Columbians Ahead of Their Time
  "I was a literary radical, indifferent to economics, suspicious of organization, planning, Marxist solemnity and intellectual system building; it was the rebels of literature, the great wrestlers-with-God, Thor with his mighty hammer, the poets of unlimited spiritual freedom, whom I loved--Blake, Emerson, Whitman, Nietzsche, Lawrence."

Alfred Kazin (1915–1998)
Author and Literary Critic
MA 1938
LHD (hon.) 1959

The compelling perspective of Alfred Kazin has focused American prose for readers since 1942. Known first for his opinionated and perceptive criticism of contemporary culture, Kazin was also a public figure whose voice and wide-ranging erudition are perhaps most apparent in his multiple memoirs and journals, including A Walker in the City (1951), Starting Out in the Thirties (1965), New York Jew (1978), and A Lifetime Burning in Every Moment (1996). As an undergraduate at City College, Kazin wrote book reviews for The New York Times; after his graduate work at Columbia, he received a Guggenheim fellowship that allowed him to complete On Native Grounds (1942). The book made Kazin an instant authority on early 20th-century American literature, an authority he sustained by assessing American prose in copious journal articles, Paris Review interviews, Bright Book of Life (1974), and numerous edited classics. In the words of scholar Richard Cook, "Kazin wrote his criticism as he wrote his autobiographies, out of a fullness of personal response that derives its interest from something more than critical insight and technical competence, that pleases (or angers) his readers as a distinct personal voice, a particular combination of feeling, prejudice, vision, and intelligence, which is always consistently itself."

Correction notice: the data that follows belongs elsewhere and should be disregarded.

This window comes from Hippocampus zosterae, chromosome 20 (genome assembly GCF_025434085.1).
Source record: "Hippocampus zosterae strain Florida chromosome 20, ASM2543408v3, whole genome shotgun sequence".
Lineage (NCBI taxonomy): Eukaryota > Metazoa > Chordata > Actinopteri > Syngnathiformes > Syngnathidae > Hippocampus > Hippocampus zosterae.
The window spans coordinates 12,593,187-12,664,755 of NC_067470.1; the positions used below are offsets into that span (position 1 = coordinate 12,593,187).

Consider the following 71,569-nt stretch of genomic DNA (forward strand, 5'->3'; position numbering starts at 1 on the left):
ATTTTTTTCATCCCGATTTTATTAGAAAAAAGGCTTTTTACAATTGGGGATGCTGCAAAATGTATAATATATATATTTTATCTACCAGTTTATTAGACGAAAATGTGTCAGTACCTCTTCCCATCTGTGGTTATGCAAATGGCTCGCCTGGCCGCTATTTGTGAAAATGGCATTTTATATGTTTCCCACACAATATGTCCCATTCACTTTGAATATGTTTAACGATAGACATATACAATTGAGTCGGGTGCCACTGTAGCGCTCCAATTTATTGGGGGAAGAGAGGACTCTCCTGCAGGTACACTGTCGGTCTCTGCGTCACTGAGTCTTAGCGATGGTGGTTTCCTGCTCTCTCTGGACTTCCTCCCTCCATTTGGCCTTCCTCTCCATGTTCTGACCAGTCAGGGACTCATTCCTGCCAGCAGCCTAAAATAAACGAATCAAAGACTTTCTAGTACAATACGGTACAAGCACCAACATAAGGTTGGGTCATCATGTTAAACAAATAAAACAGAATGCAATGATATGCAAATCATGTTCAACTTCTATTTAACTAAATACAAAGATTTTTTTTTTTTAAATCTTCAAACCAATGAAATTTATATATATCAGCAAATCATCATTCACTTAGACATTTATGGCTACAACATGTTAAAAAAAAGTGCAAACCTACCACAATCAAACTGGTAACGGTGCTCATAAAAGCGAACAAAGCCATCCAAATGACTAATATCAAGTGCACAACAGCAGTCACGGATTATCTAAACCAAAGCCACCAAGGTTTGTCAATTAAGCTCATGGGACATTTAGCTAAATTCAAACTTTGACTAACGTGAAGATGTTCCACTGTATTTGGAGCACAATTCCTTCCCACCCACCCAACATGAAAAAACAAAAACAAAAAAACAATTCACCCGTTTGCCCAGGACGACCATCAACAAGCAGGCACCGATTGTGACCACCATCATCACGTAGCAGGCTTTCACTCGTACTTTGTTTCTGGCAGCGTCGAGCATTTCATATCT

Early on, Kazin was connected with a highly visible set called the New York intellectuals, whose number included Lionel Trilling, Sidney Hook, and Edmund Wilson and whose cultural criticism leaned always to the left. His relationship to this group and their perspectives changed during his lifetime, but his voice–thorny, individualistic, and slightly romantic–stayed rooted in New York. Indeed, Kazin's work draws on his origins among Jewish immigrants in Brooklyn's tough Brownsville section–a world, he writes, that created his love of language: "I read as if books would fill my every gap, legitimize my strange quest for the American past, remedy my every flaw, let me in at last into the great world that was anything just out of Brownsville."

Though Kazin's studies at Columbia were anomalous–it was the only non-public education of his life–and brief, his time in Morningside stands as an important episode in his life. It was there that Kazin studied with Carl Van Doren (brother of Mark Van Doren and literary editor of The Nation), who encouraged him to begin his initial study of American prose in 1938, work that would eventually make Kazin's career.

Bennett Cerf

Fellow Columbian and publisher.

Literary critic and teacher .

John Erskine


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